Service deliveryDigital Customer ServiceGDS launches consultation on website and app accessibility

GDS launches consultation on website and app accessibility

GDS to gather views on how to best implement the EU Directive on the accessibility of public sector websites and mobile apps

The Government Digital Service (GDS) has launched a consultation to gather views on how to best implement the EU Directive on the accessibility of public sector websites and mobile apps.

The Directive requires public sector web sites to “ensure that public sector bodies take the necessary measures to make their websites and mobile applications more accessible by making them perceivable, operable, understandable and robust”, to the extent that doing so would not impose a disproportionate burden.

The consultation concerns the UK government’s plan to implement the Directive including draft regulations. It includes what guidance and what training the government will provide to public sector bodies to help meet the accessibility criteria.

We would also like to hear from public sector bodies on how they will comply with the Directive and their thoughts on GDS’s proposed monitoring plan for the Directive’s implementation.

 

Principles and techniques

Writing in a blog post Kelly Smth, EU Policy Advisor at the GDS, outlined how this means following a set of principles and techniques when building, designing, maintaining and updating websites and apps to ensure people can use them, especially people with disabilities.

The obligation to make websites and mobile apps more accessible will apply to websites and mobile applications in different stages, over the next three years. But by 2021, all public sector websites and mobile apps will need to comply with the Directive.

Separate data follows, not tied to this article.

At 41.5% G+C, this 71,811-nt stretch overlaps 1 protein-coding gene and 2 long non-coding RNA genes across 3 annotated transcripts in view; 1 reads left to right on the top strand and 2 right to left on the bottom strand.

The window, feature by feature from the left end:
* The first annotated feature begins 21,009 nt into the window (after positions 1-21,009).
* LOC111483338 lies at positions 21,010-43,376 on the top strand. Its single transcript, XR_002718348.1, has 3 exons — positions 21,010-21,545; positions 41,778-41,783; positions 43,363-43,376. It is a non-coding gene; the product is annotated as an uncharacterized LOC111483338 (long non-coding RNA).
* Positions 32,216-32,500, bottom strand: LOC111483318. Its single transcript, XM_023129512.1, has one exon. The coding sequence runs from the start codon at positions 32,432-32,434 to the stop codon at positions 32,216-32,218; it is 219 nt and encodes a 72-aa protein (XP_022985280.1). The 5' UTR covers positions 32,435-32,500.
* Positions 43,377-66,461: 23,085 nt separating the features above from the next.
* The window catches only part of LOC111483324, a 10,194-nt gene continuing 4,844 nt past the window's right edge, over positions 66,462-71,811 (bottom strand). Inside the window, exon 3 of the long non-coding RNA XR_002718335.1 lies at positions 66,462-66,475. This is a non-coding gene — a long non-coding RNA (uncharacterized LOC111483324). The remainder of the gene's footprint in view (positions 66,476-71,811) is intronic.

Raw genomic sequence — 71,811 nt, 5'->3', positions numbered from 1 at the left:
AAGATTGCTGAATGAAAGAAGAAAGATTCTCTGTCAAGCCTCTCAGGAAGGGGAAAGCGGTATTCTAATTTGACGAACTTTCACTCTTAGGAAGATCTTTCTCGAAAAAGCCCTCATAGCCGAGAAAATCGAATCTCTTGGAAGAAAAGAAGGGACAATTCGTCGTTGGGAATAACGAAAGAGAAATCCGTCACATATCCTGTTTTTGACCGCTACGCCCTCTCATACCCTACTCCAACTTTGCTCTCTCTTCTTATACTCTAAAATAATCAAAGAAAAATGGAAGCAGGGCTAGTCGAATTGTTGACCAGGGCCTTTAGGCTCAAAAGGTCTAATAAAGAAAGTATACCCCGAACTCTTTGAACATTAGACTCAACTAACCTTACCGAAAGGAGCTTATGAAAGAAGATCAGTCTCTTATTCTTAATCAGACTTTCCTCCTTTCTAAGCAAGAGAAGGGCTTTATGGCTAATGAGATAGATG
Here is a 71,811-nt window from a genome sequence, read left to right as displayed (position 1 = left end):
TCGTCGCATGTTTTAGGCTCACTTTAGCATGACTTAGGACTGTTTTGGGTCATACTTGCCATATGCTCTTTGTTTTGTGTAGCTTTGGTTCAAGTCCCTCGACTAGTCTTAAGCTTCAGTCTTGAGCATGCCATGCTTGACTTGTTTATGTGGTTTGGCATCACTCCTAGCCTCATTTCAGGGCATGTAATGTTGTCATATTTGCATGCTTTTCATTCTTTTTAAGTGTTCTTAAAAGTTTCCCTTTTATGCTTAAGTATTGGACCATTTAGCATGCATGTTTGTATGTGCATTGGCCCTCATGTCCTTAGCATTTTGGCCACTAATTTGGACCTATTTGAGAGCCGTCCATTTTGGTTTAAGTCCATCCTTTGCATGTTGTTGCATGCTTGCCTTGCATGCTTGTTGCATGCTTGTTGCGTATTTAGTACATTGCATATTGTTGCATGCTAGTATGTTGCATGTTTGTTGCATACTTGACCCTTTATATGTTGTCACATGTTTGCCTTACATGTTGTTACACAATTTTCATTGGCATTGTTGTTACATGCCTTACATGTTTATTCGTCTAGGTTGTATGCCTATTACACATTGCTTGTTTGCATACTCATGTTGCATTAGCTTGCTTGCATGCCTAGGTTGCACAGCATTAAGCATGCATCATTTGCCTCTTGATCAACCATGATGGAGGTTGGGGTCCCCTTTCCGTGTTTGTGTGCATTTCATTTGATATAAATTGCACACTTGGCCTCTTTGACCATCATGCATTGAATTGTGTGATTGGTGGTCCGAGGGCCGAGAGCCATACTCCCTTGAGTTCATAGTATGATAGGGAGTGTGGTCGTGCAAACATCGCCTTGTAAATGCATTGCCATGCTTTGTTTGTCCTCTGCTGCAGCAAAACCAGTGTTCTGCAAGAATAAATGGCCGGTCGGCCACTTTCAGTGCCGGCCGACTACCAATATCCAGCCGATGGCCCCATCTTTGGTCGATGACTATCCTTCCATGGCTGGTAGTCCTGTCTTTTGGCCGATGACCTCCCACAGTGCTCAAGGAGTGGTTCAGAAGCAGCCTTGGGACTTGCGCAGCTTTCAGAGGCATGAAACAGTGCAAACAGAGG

“Public sector bodies will need to evaluate the accessibility of their websites and mobile applications,” wrote Smith. “They will then be expected to fix any issues and provide detail of this in an accessibility statement hosted on their website. If there are areas of inaccessible content, the organisation responsible will have to explain the way in which the content is not accessible and the reason for it. They will also have to provide accessible alternatives where appropriate.”

There are some exceptions to the above. For example, public service broadcasters and some types of published content are exempt, such as online maps and pre-recorded videos published before September 2020.The full list is in the consultation document.

Brexit will have no impact on the directive as it’s in line with the government’s current policy on accessibility. Also, during the transition period, the government will continue to implement and apply EU legislation.

The consultation will run until 28 May. If you would like to respond, please follow this link to the consultation page.

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